Settling a Revocable Living Trust After Trustmaker Dies
How long does it take to distribute a trust?
A revocable living trust is a legal entity that holds a trustmaker's property so probate of that property isn't necessary when the trustmaker—sometimes called the grantor—dies. A deceased individual can't own property, so probate becomes necessary to move assets from the decedent's ownership into the names of living beneficiaries upon death.
But the revocable living trust owns the grantor's assets, and the trust doesn't die. Those assets can therefore be transferred to beneficiaries, effectively settling the trust, without involving the probate court. A "successor trustee" is named in the trust documents to take care of this process, stepping in and managing the revocable trust when the grantor dies or becomes incapacitated.
Irrevocable trusts can remain up and running indefinitely after the trustmaker dies, but most revocable trusts disperse their assets and close up shop. This can take as long as 18 months or so if real estate or other assets must be sold, but it can go on much longer. How long it takes to settle a revocable living trust can depend on numerous factors.
Where the Successor Trustee Lives
Where the successor trustee lives in relation to where the living trust is located shouldn't be a big deal with modern technology, but it can be, particularly when an attorney is assisting with settling the trust and the attorney is local.
Successor trustees who are located near their attorneys can stop by their office with questions with little notice. Quick meetings like this just can't happen when the successor trustee lives out of town or in another state. The closer the successor trustee is to the attorney and to the base of trust operations, the more quickly things will get gone.
Multiple Successor Trustees
Some grantors name two or more individuals to act as co-trustees should they die or become incapacitated. This can necessarily complicate things and result in delays, particularly when the trust's formation documents require that all trustees agree before any action can be taken.
Days or even weeks can pass while the trustees discuss, negotiate, or squabble among each other. This can particularly be the case when the grantor names two or more of his adult children as successor trustees.
The Successor Trustee Doesn't Want the Job
Grantors are encouraged to check with their potential successor trustees to make sure they're willing to take on the job, but this doesn't always happen. And even if it does, it won't prevent someone from agreeing in Year 1 when the trust documents are drawn up, then having a change of heart 25 years later.
Successor trustees can sign letters of renunciation at any time, before they take over or if they take over only to realize that the job is just too much. Responsibilities and time demands that didn't alarm them too much at age 40 might seem more quelling now that they're 65 and retired.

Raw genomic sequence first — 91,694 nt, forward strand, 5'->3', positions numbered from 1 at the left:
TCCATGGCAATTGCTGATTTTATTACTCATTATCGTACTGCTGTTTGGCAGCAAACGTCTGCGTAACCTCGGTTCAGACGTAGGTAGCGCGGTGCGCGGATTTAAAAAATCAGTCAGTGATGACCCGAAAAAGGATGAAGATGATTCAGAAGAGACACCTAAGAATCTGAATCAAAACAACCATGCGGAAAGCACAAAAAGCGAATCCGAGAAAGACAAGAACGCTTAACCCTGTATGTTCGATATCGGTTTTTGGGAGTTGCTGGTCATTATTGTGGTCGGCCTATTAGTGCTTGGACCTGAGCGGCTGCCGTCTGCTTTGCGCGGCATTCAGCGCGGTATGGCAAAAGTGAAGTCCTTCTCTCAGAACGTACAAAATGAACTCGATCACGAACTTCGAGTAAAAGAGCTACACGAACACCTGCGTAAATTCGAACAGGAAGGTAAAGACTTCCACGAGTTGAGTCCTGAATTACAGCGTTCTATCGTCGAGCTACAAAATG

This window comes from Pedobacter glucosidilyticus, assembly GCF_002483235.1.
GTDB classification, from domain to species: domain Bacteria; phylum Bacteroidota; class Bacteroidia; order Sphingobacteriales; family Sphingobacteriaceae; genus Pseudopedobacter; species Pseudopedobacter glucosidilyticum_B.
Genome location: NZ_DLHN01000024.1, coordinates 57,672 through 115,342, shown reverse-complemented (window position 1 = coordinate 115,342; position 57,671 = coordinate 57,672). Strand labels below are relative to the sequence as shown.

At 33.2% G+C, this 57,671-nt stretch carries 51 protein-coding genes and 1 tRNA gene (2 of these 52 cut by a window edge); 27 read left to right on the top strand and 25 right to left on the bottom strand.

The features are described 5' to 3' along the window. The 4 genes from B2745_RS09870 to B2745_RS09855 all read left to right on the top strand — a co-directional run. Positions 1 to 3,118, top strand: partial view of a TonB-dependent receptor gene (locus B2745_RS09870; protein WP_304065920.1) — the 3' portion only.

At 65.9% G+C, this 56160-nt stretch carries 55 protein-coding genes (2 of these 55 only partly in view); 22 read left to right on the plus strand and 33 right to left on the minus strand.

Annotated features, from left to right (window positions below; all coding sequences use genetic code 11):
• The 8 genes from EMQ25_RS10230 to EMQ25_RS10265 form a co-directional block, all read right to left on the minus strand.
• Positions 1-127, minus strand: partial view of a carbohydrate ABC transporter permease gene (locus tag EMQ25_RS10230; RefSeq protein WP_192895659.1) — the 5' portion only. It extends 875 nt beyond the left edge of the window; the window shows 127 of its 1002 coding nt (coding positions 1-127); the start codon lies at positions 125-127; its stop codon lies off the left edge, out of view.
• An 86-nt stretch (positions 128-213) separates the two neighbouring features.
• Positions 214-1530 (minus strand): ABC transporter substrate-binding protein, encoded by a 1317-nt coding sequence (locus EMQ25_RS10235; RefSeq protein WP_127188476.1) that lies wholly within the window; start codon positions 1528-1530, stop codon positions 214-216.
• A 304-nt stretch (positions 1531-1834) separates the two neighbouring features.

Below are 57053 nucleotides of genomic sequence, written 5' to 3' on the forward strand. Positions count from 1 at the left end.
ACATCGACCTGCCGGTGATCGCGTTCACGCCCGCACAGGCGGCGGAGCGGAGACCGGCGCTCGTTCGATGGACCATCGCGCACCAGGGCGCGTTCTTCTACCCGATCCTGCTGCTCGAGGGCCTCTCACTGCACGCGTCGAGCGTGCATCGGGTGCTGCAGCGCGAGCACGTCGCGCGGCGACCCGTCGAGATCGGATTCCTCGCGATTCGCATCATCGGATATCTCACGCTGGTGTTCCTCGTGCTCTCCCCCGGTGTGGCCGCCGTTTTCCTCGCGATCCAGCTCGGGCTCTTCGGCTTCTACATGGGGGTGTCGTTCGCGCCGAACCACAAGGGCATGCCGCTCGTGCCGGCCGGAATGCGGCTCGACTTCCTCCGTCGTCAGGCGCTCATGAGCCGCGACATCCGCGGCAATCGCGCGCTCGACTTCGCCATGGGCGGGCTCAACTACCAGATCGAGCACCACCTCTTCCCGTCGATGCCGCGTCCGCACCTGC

Some trusts name successors to their successors, but transferring authority can take just a bit of time. A beneficiary might be appointed if no other successor trustees are named and the first renounces the position, but this can cause conflict and the intervention of a court. Whenever conflict and courts are involved, time begins dragging out.
How Many Beneficiaries Are There?
Trust administration takes longer when multiple beneficiaries are involved. The distance at which they live from the attorney, the successor trustee, or both matters, too. This is simply a function of the time it takes to send documents and receive documents back from all of them.
How Often the Beneficiaries Disagree
It's highly unlikely that two beneficiaries will agree on everything, let alone three, four, or more beneficiaries. Some might even hire their own attorneys to monitor the trust administration, and these types of attorneys tend to nitpick at every single action the successor trustee takes.
Suffice it to say that the more the beneficiaries disagree, the longer settling the trust will take.
If There's a Trust Contest
A trust contest is a legal proceeding that's initiated to invalidate the terms of a revocable living trust after the trustmaker dies. Trust contests are based on one or more of four arguments:
- The trust agreement wasn't signed with the appropriate legal formalities.
- The trust agreement was procured by fraud.
- The trust agreement was procured under duress and undue influence.
- The trustmaker lacked mental capacity to make the trust agreement.
Settling the trust will continue for a long time when a trust contest is involved because any or all of these elements must be proved.
When the Trustmaker's Estate is Taxable
A taxable estate is most likely going to take longer to settle than a nontaxable one. The successor trustee won't be able to terminate the trust and make final distributions until a closing letter is received from the state Department of Revenue and/or IRS.
As a practical matter, only estates valued at more than $11.58 million are subject to the federal estate tax as of 2020, but some states have estate tax thresholds that are much lower. The waiting period for these documents can anywhere from six to eight months after filing an estate tax return with the state or the IRS.
How Complicated Are the Trust Assets?
Dealing with trust assets can be relatively simple when the trust is comprised of a house and a bank account. Add a family business into the mix and the administration of the trust can become complicated and time-consuming.
Significant and unusual assets might have to be appraised, and this can hold things up.
Settling the Trust
Settling a very simple trust should only take a month or two if everyone gets along, the trust assets aren't complicated and none have to be sold, and if the trustmaker's estate is non-taxable. Otherwise, settling a trust can drag on for a matter of years.